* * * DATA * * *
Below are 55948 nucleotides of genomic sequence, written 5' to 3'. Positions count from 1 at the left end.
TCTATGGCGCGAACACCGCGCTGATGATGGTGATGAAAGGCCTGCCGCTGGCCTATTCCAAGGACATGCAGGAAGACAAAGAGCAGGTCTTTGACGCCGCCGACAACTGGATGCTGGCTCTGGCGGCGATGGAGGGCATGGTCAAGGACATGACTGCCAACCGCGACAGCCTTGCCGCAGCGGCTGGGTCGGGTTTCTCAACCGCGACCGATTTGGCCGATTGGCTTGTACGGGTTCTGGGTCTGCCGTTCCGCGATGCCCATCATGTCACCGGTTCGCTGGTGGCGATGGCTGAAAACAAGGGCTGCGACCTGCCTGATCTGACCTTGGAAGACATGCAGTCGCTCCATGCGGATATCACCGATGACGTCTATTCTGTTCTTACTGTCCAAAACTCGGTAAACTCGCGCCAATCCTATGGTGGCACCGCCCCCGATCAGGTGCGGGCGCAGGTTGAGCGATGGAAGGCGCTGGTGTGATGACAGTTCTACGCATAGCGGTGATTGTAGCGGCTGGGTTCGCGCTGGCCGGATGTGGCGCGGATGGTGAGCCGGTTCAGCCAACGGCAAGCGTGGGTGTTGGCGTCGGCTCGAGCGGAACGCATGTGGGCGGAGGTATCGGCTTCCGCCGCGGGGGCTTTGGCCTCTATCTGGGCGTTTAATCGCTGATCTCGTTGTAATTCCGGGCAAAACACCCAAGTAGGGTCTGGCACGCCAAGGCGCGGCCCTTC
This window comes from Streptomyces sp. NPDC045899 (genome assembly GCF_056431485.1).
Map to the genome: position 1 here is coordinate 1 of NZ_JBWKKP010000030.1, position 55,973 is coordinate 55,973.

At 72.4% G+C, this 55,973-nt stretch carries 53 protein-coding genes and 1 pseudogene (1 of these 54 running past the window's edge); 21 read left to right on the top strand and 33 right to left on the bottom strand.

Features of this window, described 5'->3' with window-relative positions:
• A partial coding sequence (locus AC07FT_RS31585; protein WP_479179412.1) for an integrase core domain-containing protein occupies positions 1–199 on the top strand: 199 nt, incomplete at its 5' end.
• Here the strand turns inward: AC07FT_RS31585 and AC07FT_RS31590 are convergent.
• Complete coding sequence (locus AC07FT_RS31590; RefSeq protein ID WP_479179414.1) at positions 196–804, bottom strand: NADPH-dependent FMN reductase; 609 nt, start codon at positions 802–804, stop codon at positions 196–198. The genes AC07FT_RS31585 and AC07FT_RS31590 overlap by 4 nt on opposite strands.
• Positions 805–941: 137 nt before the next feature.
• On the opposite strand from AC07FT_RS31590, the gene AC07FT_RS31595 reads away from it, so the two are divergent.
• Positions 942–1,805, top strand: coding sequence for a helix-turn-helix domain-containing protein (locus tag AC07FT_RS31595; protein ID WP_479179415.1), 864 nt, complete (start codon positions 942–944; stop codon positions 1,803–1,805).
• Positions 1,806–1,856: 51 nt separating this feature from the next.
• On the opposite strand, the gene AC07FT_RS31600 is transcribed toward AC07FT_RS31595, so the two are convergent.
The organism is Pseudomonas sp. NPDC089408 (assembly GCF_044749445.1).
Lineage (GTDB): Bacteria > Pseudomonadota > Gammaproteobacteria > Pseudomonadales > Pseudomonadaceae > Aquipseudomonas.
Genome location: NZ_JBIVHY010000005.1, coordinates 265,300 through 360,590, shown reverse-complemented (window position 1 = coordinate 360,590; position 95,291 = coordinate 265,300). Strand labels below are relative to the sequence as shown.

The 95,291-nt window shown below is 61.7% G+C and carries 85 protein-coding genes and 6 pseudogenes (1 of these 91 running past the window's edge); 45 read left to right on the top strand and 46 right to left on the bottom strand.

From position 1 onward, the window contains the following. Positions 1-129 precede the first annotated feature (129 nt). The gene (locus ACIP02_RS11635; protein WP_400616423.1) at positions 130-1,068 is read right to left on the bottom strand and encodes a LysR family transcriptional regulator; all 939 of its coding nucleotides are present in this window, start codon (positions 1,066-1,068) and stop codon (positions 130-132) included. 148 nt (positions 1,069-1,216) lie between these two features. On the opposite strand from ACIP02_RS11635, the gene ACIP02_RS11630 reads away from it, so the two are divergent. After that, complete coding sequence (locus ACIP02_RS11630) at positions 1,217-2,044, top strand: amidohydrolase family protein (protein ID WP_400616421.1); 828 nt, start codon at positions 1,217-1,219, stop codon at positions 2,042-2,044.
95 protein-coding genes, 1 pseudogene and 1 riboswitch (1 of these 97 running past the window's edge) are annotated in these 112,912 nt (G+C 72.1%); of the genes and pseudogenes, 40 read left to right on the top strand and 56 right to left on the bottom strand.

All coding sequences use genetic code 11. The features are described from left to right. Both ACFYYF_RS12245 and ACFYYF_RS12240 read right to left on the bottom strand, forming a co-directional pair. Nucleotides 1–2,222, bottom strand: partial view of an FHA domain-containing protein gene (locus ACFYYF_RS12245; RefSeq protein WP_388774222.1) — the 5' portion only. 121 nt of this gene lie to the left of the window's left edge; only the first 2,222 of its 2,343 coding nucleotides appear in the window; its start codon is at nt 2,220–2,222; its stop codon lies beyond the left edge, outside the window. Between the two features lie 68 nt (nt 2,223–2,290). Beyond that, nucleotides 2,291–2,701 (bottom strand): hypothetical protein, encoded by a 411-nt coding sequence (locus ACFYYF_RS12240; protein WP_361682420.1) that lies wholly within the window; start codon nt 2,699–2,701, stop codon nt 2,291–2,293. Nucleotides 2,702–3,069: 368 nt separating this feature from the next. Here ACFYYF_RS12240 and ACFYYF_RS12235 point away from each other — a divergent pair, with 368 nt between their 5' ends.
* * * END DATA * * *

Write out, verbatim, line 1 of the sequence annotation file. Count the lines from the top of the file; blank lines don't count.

Below are 55948 nucleotides of genomic sequence, written 5' to 3'. Positions count from 1 at the left end.